Continuous Release combats disruptions of “Free Fall” development

Since I posted the “Free Fall” development post, I’ve been thinking a bit about the pros and cons of this type of off-release development.

The OpenStack Swift project does not do free fall because they are on a constant “ship ready” state for the project and only loosely flow the broader OpenStack release track.  My team at Dell also has minimal free fall development because we have a more frequent release clock and choose to have the team focus together through dev/integrate/harden cycles as much as possible.

From a Lean/Agile/CI perspective, I would work to avoid hidden development where possible.  New features are introduced by split test (they are in the code, but not active for most users) so that the all changes in incremental.  That means that refactoring, rearchitecture and new capabilities appear less disruptively.  While it may this approach appears to take more effort in the short term; my experience is that it accelerates delivery because we are less likely to over develop code.

Unfortunately, free fall development has the opposite effect.  Having code that appears in big blocks is contrary to best practices in my opinion.  Further, it rewards groups that work asynchronously and

While I think that OpenStack benefits from free fall work, I think that it is ultimately counter-productive.

Very Costly Accounting and why I value ship ready code

Or be careful what you measure because you’ll get it.

One of Agile’s most effective, least understood and seldom realized disciplines is that teams should “maintain ship-readiness” of their product at all times.  Explaining the real value of this discipline in simple terms eluded me for years until I was talking to an accountant on a ski lift.

Before I talk about snow and mountain air inspired insights, let me explain what ship-ready means.  It means that you should always be ready to deliver the output from your last iteration to your most valuable customer.   For example, when my company, BEware, finished our last iteration we could have delivered it to our top customer, Fin & Key, without losing our much needed beauty sleep.   Because we maintain ship-readiness, we worked to ensure that they could upgrade, have complete documentation, and high quality without spending extra cycles on release hardening.

The version that we’d ship to Fin & Key would probably not have any new features enabled (see tippy towers & Eric Ries on split testing) , but it would have fixed defects and the incremental code for those new features baked in.  While we may decide to limit shipments to fixed times for marketing reasons, that must not keep us from always being ready to ship.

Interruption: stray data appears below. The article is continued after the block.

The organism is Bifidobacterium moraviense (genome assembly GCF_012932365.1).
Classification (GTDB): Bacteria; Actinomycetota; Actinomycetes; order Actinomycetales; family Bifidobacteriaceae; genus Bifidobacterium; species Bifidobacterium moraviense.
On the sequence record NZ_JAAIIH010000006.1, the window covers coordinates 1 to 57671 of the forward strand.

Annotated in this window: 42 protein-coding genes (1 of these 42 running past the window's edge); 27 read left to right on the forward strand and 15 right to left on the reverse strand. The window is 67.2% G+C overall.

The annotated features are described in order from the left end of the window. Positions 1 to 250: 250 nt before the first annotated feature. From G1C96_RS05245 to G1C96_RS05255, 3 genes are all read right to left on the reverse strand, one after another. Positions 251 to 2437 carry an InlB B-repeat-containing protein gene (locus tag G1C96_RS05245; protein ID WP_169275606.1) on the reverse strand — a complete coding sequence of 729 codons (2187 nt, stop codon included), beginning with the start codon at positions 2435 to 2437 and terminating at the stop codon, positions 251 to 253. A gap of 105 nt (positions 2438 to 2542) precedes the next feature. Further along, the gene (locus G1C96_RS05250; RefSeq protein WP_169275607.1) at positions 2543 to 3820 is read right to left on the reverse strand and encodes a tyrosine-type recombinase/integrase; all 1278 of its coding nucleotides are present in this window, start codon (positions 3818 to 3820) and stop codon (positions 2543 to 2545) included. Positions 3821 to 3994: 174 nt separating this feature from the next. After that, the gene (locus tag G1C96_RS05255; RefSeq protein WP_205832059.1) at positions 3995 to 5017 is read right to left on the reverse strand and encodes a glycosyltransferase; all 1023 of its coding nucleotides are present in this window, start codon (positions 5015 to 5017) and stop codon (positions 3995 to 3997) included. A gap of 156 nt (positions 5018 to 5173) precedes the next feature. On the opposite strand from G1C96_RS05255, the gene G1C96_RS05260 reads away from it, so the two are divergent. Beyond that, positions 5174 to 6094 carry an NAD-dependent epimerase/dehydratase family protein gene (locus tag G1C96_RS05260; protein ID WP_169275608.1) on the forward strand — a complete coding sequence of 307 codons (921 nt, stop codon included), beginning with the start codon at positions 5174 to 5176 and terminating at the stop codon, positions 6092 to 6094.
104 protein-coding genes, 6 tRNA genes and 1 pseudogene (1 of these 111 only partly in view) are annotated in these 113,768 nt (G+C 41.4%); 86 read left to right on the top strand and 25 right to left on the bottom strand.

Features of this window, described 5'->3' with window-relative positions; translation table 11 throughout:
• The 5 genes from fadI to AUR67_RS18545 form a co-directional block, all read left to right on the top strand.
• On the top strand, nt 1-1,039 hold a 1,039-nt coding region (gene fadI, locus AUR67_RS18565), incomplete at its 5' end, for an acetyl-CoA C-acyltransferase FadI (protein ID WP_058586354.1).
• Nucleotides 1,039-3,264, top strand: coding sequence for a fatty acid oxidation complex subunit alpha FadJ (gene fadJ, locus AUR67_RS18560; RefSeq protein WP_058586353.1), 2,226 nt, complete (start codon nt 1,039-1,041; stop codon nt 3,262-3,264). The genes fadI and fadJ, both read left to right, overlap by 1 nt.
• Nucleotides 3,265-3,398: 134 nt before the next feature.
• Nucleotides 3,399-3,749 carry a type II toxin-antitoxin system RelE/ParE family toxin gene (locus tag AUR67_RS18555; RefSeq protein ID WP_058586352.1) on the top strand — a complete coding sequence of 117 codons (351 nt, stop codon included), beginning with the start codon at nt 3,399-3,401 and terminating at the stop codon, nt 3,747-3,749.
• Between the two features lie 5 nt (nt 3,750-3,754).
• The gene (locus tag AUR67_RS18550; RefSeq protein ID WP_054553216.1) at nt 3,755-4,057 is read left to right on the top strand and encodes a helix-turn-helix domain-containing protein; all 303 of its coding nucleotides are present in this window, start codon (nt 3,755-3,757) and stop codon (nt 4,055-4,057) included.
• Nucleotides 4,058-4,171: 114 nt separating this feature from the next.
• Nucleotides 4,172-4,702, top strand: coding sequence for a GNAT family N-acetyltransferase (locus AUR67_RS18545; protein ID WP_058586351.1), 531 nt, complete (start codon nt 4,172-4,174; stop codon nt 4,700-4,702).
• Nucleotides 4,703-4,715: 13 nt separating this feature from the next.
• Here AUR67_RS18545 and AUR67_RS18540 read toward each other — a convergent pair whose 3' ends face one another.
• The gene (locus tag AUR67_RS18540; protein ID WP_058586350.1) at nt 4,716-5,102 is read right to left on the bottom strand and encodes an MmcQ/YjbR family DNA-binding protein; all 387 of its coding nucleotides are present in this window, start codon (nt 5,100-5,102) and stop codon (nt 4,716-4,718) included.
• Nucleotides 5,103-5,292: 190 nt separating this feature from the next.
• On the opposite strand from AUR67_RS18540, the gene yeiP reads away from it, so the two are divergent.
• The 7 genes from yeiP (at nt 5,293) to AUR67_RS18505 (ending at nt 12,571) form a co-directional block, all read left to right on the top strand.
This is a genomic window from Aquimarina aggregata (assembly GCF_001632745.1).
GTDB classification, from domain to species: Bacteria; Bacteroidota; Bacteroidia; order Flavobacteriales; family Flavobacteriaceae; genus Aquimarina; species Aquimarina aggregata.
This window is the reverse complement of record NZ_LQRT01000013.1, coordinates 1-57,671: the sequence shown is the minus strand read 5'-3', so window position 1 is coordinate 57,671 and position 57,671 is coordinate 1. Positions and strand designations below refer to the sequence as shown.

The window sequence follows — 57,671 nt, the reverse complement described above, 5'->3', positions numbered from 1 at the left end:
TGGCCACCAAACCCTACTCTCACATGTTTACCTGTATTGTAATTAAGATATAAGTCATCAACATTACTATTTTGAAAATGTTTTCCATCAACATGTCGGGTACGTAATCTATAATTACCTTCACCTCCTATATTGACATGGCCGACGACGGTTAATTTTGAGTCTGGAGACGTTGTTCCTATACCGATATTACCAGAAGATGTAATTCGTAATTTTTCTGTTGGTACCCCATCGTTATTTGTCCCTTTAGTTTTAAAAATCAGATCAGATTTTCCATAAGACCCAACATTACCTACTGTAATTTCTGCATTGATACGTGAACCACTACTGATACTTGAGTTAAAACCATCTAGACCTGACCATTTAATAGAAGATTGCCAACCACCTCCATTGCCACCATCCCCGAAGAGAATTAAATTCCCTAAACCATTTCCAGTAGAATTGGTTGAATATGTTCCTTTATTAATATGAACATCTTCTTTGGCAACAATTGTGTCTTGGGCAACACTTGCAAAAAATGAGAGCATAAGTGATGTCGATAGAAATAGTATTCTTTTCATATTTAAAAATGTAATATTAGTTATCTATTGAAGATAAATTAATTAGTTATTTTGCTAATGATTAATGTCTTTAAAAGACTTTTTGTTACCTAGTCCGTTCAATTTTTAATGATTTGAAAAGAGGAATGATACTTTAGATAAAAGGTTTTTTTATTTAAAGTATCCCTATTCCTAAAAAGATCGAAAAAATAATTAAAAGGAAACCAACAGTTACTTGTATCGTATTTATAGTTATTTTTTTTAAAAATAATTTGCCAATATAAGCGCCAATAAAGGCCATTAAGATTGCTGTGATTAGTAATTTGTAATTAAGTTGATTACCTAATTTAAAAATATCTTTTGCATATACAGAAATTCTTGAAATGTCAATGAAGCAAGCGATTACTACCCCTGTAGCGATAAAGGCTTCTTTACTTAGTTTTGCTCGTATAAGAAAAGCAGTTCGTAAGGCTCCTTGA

Meanwhile, back at 8,200 feet, my accountant friend was enrolled in Cost Accounting 101.  To fulfill my mission as an Agile Subversive, I suggested reading  “The Goal” by Eli Goldratt which comes out very strongly against the evils of CA.  Goldratt’s logic is simple – if you want people to sub-optimize and ignore the overall system productivity then you’d assign costs to each sub-component of your system.  The result in manufacturing is that people will always try to keep the most expensive machine 100% utilized even if that causes lots of problems elsewhere and drives up costs all over the factory.

Cost Accounting’s process of measuring on a per cost basis (instead of a system basis) causes everyone to minimize the cost at their area rather than collaborate to make the system more efficient.  I’ve worked in many environments where management tried to optimize expensive developer time by off loading documentation, quality, and support to different teams.  The result was a much less effective system where defects were fixed late (if ever), test automation was never built, documentation was incomplete, and customer field issues lingered like the smell of stale malt beverage in a frat house.

No one wanted these behaviors, yet they were endemic because the company optimized developer time instead of working product.

Agile maintains ship readiness because it becomes Engineering’s primary measurement.  Making sellable product the top priority focuses team on systems and collaboration.  It may not be as “efficient” to have a highly paid developer running tests; however, it does real economic harm if the developer continues to write untested code ahead of your ability to verify it.  Even more significantly, a developer who plays a larger part in test, documentation, and supports is much more invested in fixing problems early.

If your company wants ship product then find a metric that gets you to that goal.  For Agile teams, that metric is percent of iterations delivering ship ready product.  My condolences if your team’s top values are milestones completed, bugs fixed, or hours worked.